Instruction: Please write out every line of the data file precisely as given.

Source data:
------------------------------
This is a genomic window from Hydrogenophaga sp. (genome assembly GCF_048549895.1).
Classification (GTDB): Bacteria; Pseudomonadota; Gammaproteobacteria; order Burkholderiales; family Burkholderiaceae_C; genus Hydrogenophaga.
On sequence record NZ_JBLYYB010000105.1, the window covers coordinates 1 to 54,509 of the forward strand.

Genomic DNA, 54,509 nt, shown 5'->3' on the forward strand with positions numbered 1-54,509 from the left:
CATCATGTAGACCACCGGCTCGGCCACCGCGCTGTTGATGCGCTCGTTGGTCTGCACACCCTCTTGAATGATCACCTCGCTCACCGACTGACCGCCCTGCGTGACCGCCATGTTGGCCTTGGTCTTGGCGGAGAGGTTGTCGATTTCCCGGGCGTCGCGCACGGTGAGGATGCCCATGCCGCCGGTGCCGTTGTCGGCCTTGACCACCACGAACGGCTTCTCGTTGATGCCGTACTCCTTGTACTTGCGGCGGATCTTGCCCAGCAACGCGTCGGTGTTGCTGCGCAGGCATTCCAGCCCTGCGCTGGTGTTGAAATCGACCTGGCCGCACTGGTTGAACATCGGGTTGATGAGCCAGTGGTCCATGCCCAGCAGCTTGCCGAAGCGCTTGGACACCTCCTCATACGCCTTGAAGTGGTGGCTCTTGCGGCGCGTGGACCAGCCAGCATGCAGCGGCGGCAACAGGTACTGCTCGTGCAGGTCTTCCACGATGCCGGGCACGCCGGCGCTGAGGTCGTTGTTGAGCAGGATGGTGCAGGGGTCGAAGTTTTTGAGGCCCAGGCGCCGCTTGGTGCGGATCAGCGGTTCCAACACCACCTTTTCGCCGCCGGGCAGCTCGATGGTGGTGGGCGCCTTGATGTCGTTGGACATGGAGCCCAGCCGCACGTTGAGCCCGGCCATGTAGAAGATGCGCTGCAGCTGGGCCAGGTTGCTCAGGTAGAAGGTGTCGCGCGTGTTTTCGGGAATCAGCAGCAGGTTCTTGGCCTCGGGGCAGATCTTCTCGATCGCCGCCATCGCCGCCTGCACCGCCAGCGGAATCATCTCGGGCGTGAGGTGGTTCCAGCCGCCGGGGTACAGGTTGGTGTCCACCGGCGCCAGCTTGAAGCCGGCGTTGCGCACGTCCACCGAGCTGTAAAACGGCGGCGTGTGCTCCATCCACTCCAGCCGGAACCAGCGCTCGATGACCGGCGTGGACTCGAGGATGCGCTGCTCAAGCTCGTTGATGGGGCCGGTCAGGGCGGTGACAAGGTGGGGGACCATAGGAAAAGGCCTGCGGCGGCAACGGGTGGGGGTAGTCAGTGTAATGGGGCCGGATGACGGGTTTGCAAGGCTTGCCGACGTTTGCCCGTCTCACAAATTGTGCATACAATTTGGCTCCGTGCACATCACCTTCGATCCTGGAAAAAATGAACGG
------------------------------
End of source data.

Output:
This is a genomic window from Hydrogenophaga sp. (genome assembly GCF_048549895.1).
Classification (GTDB): Bacteria; Pseudomonadota; Gammaproteobacteria; order Burkholderiales; family Burkholderiaceae_C; genus Hydrogenophaga.
On sequence record NZ_JBLYYB010000105.1, the window covers coordinates 1 to 54,509 of the forward strand.

Genomic DNA, 54,509 nt, shown 5'->3' on the forward strand with positions numbered 1-54,509 from the left:
CATCATGTAGACCACCGGCTCGGCCACCGCGCTGTTGATGCGCTCGTTGGTCTGCACACCCTCTTGAATGATCACCTCGCTCACCGACTGACCGCCCTGCGTGACCGCCATGTTGGCCTTGGTCTTGGCGGAGAGGTTGTCGATTTCCCGGGCGTCGCGCACGGTGAGGATGCCCATGCCGCCGGTGCCGTTGTCGGCCTTGACCACCACGAACGGCTTCTCGTTGATGCCGTACTCCTTGTACTTGCGGCGGATCTTGCCCAGCAACGCGTCGGTGTTGCTGCGCAGGCATTCCAGCCCTGCGCTGGTGTTGAAATCGACCTGGCCGCACTGGTTGAACATCGGGTTGATGAGCCAGTGGTCCATGCCCAGCAGCTTGCCGAAGCGCTTGGACACCTCCTCATACGCCTTGAAGTGGTGGCTCTTGCGGCGCGTGGACCAGCCAGCATGCAGCGGCGGCAACAGGTACTGCTCGTGCAGGTCTTCCACGATGCCGGGCACGCCGGCGCTGAGGTCGTTGTTGAGCAGGATGGTGCAGGGGTCGAAGTTTTTGAGGCCCAGGCGCCGCTTGGTGCGGATCAGCGGTTCCAACACCACCTTTTCGCCGCCGGGCAGCTCGATGGTGGTGGGCGCCTTGATGTCGTTGGACATGGAGCCCAGCCGCACGTTGAGCCCGGCCATGTAGAAGATGCGCTGCAGCTGGGCCAGGTTGCTCAGGTAGAAGGTGTCGCGCGTGTTTTCGGGAATCAGCAGCAGGTTCTTGGCCTCGGGGCAGATCTTCTCGATCGCCGCCATCGCCGCCTGCACCGCCAGCGGAATCATCTCGGGCGTGAGGTGGTTCCAGCCGCCGGGGTACAGGTTGGTGTCCACCGGCGCCAGCTTGAAGCCGGCGTTGCGCACGTCCACCGAGCTGTAAAACGGCGGCGTGTGCTCCATCCACTCCAGCCGGAACCAGCGCTCGATGACCGGCGTGGACTCGAGGATGCGCTGCTCAAGCTCGTTGATGGGGCCGGTCAGGGCGGTGACAAGGTGGGGGACCATAGGAAAAGGCCTGCGGCGGCAACGGGTGGGGGTAGTCAGTGTAATGGGGCCGGATGACGGGTTTGCAAGGCTTGCCGACGTTTGCCCGTCTCACAAATTGTGCATACAATTTGGCTCCGTGCACATCACCTTCGATCCTGGAAAAAATGAACGG